Real Moms: “When the Last Goldfish Dies”

Dear Lindsey,

After ice skating for a while, I decided I could sit back with my book while I watched my kids through the glass. The Tuesday family skate brought less than ten kids that morning.

I sat in the viewing area with my book, while other moms enjoyed fellowship and coffee. I overheard one mom say to another, “I am going to have a party when that last goldfish dies!”

I chuckled to myself, since we had the amazing longevity-gifted goldfish Chris at fairat our house, too, and I completely understood what she was saying! We had won the fish at the State Fair.  These three fish with an average life of one day, were going on their second YEAR at the Brady house – living in Tupperware, since I had given the fish tank away to a neighbor literally days before that State Fair. 

The plastic home of these carnival fish lived in our basement homeschool area and always pleaded for cleaning. Always.  It seemed that although the kids had begged to keep them, no one ever remembered we had them – except me – when I smelled them.

I get it ! I mean, when that last goldfish dies:

  • No more working to keep the tank (or Tupperware) clean!
  • No more rocks, filters, lights or food to replace!
  • No more badgering kids to finish responsibilities!

As luck would have it, weeks after the overheard goldfish comment, one of our Fair goldfish was found in a not-so-fair state, floating on the top of the water. That night, a second fish was moving slowly, looking awfully buoyant, and dead by morning.

The third fish was gone within twenty-four hours, confirming that something must have happened to the water (which ironically, was clean this time).


(My husband wants me to tell you that he is innocent. Really.)

The mourning process in my kids was shocking to me.

Life appreciates after it is gone.

These ignored fish, suddenly had value now that they were gone, the same way the man in the casket always seems to have so many “best friends.”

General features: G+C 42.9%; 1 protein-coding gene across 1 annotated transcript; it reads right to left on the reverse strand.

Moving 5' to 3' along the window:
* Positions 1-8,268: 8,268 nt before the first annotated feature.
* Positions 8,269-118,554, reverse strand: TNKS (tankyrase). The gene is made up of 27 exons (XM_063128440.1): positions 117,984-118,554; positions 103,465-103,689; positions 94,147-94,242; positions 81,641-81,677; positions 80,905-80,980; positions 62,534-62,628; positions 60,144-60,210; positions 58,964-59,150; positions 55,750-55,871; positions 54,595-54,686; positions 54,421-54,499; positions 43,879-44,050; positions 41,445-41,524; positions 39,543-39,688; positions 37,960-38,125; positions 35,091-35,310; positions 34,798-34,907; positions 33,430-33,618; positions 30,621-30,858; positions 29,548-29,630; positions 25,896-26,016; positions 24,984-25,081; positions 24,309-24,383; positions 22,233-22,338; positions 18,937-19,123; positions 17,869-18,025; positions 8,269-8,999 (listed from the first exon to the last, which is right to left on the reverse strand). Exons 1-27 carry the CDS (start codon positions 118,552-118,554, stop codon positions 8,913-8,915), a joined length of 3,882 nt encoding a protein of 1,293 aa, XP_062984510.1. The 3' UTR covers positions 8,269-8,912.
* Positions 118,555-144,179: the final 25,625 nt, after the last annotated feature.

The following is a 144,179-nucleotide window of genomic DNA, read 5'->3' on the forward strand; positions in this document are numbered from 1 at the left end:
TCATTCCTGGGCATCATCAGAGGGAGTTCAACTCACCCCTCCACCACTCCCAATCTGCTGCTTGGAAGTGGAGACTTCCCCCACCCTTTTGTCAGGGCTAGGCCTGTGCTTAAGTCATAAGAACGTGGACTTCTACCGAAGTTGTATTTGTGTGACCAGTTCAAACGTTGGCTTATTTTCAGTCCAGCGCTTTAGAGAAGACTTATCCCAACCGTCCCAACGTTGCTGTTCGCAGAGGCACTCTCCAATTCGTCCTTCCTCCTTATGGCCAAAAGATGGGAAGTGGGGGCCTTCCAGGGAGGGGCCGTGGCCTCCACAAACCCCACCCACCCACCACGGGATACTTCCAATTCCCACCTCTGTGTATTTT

“I miss him!” my eight-year-old cried, assigning gender to one who had no name or gender – that we had identified anyway.  “I loved him so much.”

It felt completely silly to me, and I hid my smile,

“The worst part is that he doesn’t even go to heaven! It would be so much better, if I at least knew he was theeeeerrrrrrrrreee.” He cried, and I hugged him on the stairs where we stood, not remembering if we were going up or down.

His body shook in my arms, which made me hold more tightly. It was funny how much I didn’t care about the fish, but a tear left my eye, as I felt my son’s pain. To him, it was real, and that’s what mattered to me.

“Should we have a funeral?” I asked, finally, wiping my tear before he could see it.  I couldn’t believe I was offering, but honestly, I felt like he had an emotion – and even though I did not share that emotion – I might help him work through it.

“What do you do at a funeral?” he asked, and I secretly thanked God that he hadn’t had a lot of exposure to death.

“It’s a time when we give our respects. We tell God thank you for giving us memories, like a celebration of the life. Sometimes people tell stories of the happy memories with the one who died.”

“Yeah, Let’s do that,” he said, as a calm overtook him.

He and his sister immediately began making “invitations” to the funeral, created a casket out of a paper cup, and dug a hole next to the fishpond in the back yard.

funeral announcment

JRCM fish funeral

The three of us met at the pond, buried the treasure, and thanked God for giving us memories with the fish. We sang Amazing Grace, since I suppose even fish-death reminds us of the amazing grace of eternal life given to my children and me.

I’ve always wanted to be one of those “cool” moms as seen on TV. You know the ones? They wear their skinny jeans while they feed the kids chocolate chip cookies and milk and sit and discuss their school day. Their teens run in with all of their friends, (because the mom is so cool, surely any teen would want to hang out with her), and gobble up the pizza pockets and Sunny D. (That’s the way “cool moms” say “Sunny Delight.”)

But where are the “real” moms in those commercials?

Real Moms

A real mom is sitting in the bathroom, and the ENTIRE family is standing outside of the bathroom door asking “URGENT” questions like,

“What are we having for dinner?”

“Have you seen my book?”

“Doesn’t HE  have to put the dishes away today, because I already did it TWO TIMES YESTERDAY!!”

A real mom doesn’t realize till dinner that her shirt has been on inside-out all day.

Real moms have library books that they have paid for three times, thinking one day they’ll find it.